This year, the Glee Club and the Dominoes will be spreading Christmas cheer throughout Hudson County, as they perform at the Tree Lighting at City Hall, the Cusack Care Center Christmas party, at pre-schools and at other holiday events. However, their showcase Christmas performance will be at our very own Christmas Concert, on December 11th at 4:00pm at Saint Aloysius Church. Combining religious, classical and contemporary pieces, this event is not to be missed. Mr. Napoli stated “ Great music never gets old…from the brooding atmosphere of Robert Frost’s “Stopping by Woods on a Snowy Evening” to…the Latin American rhythms of “Carol of the Star”…the Glee Club will…fill with joy this Christmas season.” If you believe, as I do, that music is the key to the season, then please join Mr. Napoli, the Glee Club and the Dominoes on December 11th and have all of the magic of Christmas unlocked for you! I hope to see you there!

Thanksgiving Traditions

In a few short days, we each will gather with family and friends to celebrate Thanksgiving. Perhaps some of us will be doing the cooking; others the table setting and clearing, and one specially selected person at each Thanksgiving table will be saying grace before the meal begins, I am sure.  The days leading up to the Thanksgiving feast are hectic ones for many of us. Trips to the grocery store, trips BACK to the grocery store to pick up a forgotten item or two, and then yet another “final” trip back for extra milk, butter, eggs, etc that have been eaten  by a family member, even though you purchased them specifically for Thanksgiving! I wonder how many people, as they are frantically stuffing birds, mixing pie filling, and mashing potatoes the morning of November 24th are thankful that Thanksgiving only comes once a year? It is a tiring holiday, especially for those who host and prepare the meal.  However, to put things in perspective, let me share this interesting tidbit…

The first Thanksgiving, which was held in 1621 in Plymouth, MA had 143 guests and lasted for 3 days.  90 of those guests were Native Americans and 53 were Pilgrims.  Well, when I realized that, I became instantly more thankful; my family Thanksgiving will consist of 11 guests and though 4 of them are under the age of 8, I would prefer 11 over 143 any day.  And it gets more interesting…those 143 guests were served dinner that was prepared by 4 women and a handful of female children.  Yes, I typed the correct number. 4 women and their daughters cooked, served and cleared a 3 day Thanksgiving dinner for 143 men.  And now, I am instantly thankful that I was not born a Pilgrim woman! That statistic kind of put my mother’s request to prepare dessert for 11 in a new light; what was looming largely as a hassle suddenly became a very reasonable request.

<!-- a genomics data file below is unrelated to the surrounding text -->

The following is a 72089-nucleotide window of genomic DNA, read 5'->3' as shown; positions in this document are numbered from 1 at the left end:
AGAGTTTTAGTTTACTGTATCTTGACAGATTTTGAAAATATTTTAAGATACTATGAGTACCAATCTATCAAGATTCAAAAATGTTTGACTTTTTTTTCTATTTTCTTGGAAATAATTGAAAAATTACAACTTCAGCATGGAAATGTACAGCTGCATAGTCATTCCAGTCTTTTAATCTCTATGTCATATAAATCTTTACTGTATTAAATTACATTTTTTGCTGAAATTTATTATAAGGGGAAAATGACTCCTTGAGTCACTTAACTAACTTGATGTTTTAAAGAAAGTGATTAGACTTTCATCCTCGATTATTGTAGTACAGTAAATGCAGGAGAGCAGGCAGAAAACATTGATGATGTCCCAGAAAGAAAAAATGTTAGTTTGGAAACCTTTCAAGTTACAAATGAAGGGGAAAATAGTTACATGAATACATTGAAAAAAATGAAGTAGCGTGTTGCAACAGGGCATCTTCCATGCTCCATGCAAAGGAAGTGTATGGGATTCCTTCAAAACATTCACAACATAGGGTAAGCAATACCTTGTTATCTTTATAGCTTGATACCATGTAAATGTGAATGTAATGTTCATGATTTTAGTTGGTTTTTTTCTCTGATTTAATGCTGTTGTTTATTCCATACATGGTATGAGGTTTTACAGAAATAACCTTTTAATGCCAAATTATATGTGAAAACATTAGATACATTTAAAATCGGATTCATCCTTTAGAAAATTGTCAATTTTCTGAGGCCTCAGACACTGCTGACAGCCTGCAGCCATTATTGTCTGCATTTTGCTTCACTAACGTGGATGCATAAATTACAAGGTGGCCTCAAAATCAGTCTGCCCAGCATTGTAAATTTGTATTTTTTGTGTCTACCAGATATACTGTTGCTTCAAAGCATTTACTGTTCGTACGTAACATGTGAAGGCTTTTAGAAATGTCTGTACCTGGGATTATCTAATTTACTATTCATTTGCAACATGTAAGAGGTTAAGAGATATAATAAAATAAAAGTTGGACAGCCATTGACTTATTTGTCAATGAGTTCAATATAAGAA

My point this week is not how those women were taken advantage of, or how tired they must have been, or even how that specific statistic is left out of most history lessons centered around Thanksgiving; I never see those numbers on a Thanksgiving themed worksheet!  It’s the idea of thankfulness and how, at different times, each of us are thankful for different things. And, to an extent, what each of us is thankful for can at times be unique only to us and may not make much sense to those around us.   It is important, on Thanksgiving and on every other day to take a moment and reflect on the fact that it may not always matter what we are thankful for, as long as we pause for a moment to be thankful.

Thanksgiving is, for many of us, the true start of the Christmas season.  If you have small children, the Elf on the Shelf may arrive on Thanksgiving morning…to be hidden in a different spot every day until Christmas Eve. ( A tip from an Elf pro: once the Christmas tree is up, you can hide him / her behind a different ornament each day!)  Perhaps you head to bed early on Thanksgiving and rise before the sun to take advantage of Black Friday sales with a family member or a friend.  Maybe you and your loved ones spend Thanksgiving relaxing with Christmas carols on the radio and a muted football game on TV.  Maybe your children begin to write their letters to Santa, if they are young enough to believe and their Christmas Wish Lists for Mom and Dad if they are older.  For me personally, I know I will have the Macy’s Parade, a Thanksgiving tradition since 1924, on all morning. I also know I will drop whatever I am doing, scoop my daughter onto my lap and tune in for Santa’s ride down 5th avenue; for me that Miracle on 34th Street moment is the start of the most wonderful time of the year.

Regardless of how you spend your Thanksgiving Day or the long weekend that follows; look around you, at the shining eyes of your friends and family, laughing, smiling, and just pause for a moment. Be thankful, for all you have been given.  Be thankful, for all the love that surrounds you.  And, take one tiny more pause and pray for all of us who are part of the SDA family. I will pause and give thanks for you: SDA parents, alumnae, and the wonderful young ladies who I see here each day.

From our school to your home, happiest of Thanksgiving blessings!


Ms. Degnan